Derek Willis advances. Skal Labissiere recedes.
John Calipari provided that latest update Friday while reminding reporters of how fluid Kentucky’s roster has been this season.
Willis is on the uptick after missing the last three games because of a sprained ankle. Calipari was almost giddy in saying Willis practiced Thursday, actually “made shots” and will play against LSU on Saturday.
“Oh, yeah,” he said before adding, “I don’t think I’ll start him.”
Never miss a local story.
Meanwhile, Labissiere, one of the revived UK “bigs” in the victory at Florida, has not practiced as well.
“He was not real good (Thursday),” Calipari said. “So I’m going to watch him (Friday). Whether I start him or not probably depends on what I see.”
Kentucky has been without a scholarship player in 22 of 30 games this season. The Cats have had every scholarship player available for three games: the victory over Ole Miss and losses at Kansas and Tennessee.
Among the various ailments that sidelined UK players were Alex Poythress’s knee injury (out five games), Tyler Ulis’ elbow (one game), Isaiah Briscoe’s ankle (one game), Dominique Hawkins’ broken hand and high ankle sprain (nine games) and Willis’ ankle (three games).
“We’ve been injured all year,” Calipari said. “I have to tell you, I haven’t heard anyone crying for Kentucky. As a matter of fact, I have not heard it mentioned.”
Although a native of Australia, LSU star freshman Ben Simmons has some familiarity with Rupp Arena’s “Cat-mosphere.”
“I’ve heard there’s great fan support in the arena,” Simmons said Thursday. “So I’m ready to get there.”
LSU has a 3-7 record in games away from home. But Coach Johnny Jones hoped a season of road games will prepare his players for Rupp.
“We’ve been in some loud arenas this year,” he said. “Arkansas and South Carolina have had tremendous crowds there. … Playing in the SEC, we have been fortunate enough to play in front of some raucous crowds.”
Ups and downs
LSU has had plenty of ups and downs this season. In the last five games, the Tigers have outscored opponents by a total of 30 points in the first halves and been outscored by 59 points in the second halves.
The lesson to be drawn?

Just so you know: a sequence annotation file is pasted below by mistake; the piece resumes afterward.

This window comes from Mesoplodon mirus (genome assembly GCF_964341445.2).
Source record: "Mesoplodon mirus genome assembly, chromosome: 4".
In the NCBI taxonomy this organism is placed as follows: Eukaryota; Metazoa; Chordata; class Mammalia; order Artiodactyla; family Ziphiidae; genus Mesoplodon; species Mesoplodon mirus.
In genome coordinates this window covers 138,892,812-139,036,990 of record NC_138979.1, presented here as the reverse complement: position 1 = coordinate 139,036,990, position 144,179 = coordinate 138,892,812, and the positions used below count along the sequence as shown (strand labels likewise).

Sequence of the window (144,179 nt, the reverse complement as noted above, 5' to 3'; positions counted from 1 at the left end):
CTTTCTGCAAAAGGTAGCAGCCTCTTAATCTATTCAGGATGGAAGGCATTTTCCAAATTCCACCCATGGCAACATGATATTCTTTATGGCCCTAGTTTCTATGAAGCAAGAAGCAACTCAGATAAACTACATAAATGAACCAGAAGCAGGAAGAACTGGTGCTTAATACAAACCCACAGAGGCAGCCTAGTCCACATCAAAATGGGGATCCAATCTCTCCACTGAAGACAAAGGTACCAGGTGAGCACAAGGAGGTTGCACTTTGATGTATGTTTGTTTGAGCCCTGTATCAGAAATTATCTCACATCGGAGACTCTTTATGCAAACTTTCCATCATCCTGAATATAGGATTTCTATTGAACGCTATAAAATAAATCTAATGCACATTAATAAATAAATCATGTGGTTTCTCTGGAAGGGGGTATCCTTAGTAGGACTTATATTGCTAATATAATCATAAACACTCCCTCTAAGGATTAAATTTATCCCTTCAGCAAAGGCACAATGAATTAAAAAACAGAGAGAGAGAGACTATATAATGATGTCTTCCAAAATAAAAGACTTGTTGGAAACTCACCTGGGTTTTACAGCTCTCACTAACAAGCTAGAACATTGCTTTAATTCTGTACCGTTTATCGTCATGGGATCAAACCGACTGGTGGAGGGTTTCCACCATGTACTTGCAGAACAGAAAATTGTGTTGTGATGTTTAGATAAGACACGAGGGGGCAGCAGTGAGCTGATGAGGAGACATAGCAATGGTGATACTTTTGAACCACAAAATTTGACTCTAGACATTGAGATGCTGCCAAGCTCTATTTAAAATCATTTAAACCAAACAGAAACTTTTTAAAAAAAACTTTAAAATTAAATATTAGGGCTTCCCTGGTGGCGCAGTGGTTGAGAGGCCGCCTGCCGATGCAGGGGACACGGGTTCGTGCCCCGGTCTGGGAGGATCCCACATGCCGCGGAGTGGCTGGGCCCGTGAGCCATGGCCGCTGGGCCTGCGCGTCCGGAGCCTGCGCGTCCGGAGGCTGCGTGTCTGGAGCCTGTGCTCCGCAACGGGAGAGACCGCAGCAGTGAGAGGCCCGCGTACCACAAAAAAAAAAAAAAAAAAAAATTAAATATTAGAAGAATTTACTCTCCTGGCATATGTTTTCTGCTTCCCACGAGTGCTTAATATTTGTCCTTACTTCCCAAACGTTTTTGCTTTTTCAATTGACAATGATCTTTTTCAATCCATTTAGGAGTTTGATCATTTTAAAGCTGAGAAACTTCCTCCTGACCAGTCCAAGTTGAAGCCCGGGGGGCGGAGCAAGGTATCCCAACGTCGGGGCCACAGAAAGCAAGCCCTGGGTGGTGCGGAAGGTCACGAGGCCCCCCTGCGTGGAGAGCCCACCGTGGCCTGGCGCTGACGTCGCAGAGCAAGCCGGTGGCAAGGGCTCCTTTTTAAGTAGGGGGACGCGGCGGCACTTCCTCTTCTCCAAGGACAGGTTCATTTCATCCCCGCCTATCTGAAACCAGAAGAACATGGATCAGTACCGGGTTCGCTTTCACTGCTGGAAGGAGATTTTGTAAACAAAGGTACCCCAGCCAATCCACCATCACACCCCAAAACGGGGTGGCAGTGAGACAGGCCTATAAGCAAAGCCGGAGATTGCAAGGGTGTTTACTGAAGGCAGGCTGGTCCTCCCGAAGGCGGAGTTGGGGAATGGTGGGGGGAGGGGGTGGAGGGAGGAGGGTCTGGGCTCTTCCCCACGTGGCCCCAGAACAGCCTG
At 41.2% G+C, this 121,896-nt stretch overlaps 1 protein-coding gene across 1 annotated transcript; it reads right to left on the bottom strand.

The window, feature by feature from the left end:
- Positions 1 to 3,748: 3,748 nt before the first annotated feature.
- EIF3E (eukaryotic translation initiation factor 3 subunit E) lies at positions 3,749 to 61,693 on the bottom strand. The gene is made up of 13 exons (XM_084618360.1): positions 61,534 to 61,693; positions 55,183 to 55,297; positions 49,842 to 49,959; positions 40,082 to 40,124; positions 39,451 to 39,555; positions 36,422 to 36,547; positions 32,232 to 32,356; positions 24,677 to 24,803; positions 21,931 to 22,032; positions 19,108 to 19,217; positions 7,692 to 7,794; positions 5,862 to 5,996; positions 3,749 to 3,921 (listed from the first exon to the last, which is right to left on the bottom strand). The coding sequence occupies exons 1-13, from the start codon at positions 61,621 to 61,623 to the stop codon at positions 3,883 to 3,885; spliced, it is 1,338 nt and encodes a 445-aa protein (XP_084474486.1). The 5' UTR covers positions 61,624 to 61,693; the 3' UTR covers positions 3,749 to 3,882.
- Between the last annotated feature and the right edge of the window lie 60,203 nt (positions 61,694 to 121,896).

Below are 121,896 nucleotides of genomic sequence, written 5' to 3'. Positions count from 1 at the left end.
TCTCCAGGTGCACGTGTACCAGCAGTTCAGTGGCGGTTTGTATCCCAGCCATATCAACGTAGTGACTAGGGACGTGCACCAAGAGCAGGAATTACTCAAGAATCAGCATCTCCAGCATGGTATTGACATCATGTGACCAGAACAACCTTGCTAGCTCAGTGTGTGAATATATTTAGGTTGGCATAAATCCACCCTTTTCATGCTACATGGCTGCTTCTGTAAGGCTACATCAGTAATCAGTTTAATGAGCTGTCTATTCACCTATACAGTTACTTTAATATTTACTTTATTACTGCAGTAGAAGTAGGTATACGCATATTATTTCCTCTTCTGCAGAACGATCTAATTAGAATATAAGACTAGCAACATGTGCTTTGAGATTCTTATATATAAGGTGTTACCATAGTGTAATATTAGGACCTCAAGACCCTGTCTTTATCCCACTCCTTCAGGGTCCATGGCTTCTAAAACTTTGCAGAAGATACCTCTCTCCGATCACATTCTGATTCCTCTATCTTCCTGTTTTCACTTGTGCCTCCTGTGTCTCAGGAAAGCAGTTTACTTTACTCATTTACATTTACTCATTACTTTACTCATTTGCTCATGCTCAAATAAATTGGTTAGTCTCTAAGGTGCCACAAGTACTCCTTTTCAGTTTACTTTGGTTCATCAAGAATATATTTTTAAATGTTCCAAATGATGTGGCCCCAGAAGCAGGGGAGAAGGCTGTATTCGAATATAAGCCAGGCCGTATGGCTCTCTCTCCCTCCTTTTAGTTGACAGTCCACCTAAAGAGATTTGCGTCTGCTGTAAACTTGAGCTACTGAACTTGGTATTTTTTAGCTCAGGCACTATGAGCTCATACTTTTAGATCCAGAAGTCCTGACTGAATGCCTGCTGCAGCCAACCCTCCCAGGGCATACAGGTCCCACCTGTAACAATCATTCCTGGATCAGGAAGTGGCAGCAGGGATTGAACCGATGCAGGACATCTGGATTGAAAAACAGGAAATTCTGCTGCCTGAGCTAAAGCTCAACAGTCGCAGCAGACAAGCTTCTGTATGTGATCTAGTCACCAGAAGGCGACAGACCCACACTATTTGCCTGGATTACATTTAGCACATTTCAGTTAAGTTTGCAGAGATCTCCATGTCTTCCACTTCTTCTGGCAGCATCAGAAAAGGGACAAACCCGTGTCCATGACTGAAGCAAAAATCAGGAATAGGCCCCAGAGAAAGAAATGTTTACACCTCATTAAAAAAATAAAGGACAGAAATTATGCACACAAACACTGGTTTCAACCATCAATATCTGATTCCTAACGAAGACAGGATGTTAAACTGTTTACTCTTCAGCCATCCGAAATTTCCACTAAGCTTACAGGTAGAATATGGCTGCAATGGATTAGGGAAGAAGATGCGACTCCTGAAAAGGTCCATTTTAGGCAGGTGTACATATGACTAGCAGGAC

“Just knowing we’re playing a top team and we can’t let up,” Simmons said. “That’s the mentality we have to have against everybody.”
Adversity is good
When he injured his right knee earlier this season, Alex Poythress said he took solace in his ability to deal with adversity.
“If I’ve learned anything in life, I learned you can’t get down on life,” he said. “Things happen for a reason. You’ve just got to move on with them and just fight through adversity.
“Everybody gets hit with adversity in life every day. You just have to learn to deal with things like that.”
Simmons had much the same philosophical take about LSU’s ups and downs this season.
“I knew it wasn’t going to be perfect,” he said. “Ups and downs come with it. The adversity, I think, it’s helped us become better players and a better team.”
First UK-LSU game
LSU nearly led from start to finish in beating Kentucky 85-67 on Jan. 5. UK led for only 21 seconds.
“We did a good job of rebounding the basketball,” Jones said of LSU’s 46-32 rebound advantage. “That was one thing.”
UK has been outrebounded only nine times this season. That was the largest margin of defeat on the boards.
“We defended well early,” Jones said. UK made 41.4 percent of its shots, the fifth-worst accuracy of the season.
“Hopefully we’ll have a lot more energy tomorrow,” Poythress said of the rematch.
Jones cited one other factor. Freshman Aaron Epps’ eight points helped ease any anxiety about Simmons’ early foul trouble.
“We had a good second half . . . ,” Jones said. “That was important. It was a balanced game.”
Senior guard Keith Hornsby is not expected to play. He missed the season’s first seven games because of a sports hernia, and he’s missed the last three games. He will be missed.
Jones mentioned several areas when Hornsby’s absence will be felt. “You talk about the rotation, minutes played, what he was able to do on the offensive end of the floor, what he was able to bring to the team in terms of his leadership abilities on the floor, how hard he played,” the LSU coach said. “All of those things are key. Those are things you can’t substitute. . . . His hustle and all of the other variables that he would bring along for our team, that’s hard to replace.”
Couldn’t ask for more
With LSU fighting for a bid to the NCAA Tournament, Jones saw a game at Kentucky coming at an optimal time.
“It’s another tremendous opportunity for us . . . ,” he said. “We talk about chapters and how we want them to be written. Who are you playing? Could you ask for a better stage for us?”
Calipari called LSU another in a line of “desperate” teams that Kentucky must face.
“But I’m not worried about it,” he said. “Every team we play is. . . . It’s good for us. That’s what prepares us for March.”
Verne Lundquist and Jim Spanarkel will call the game for CBS.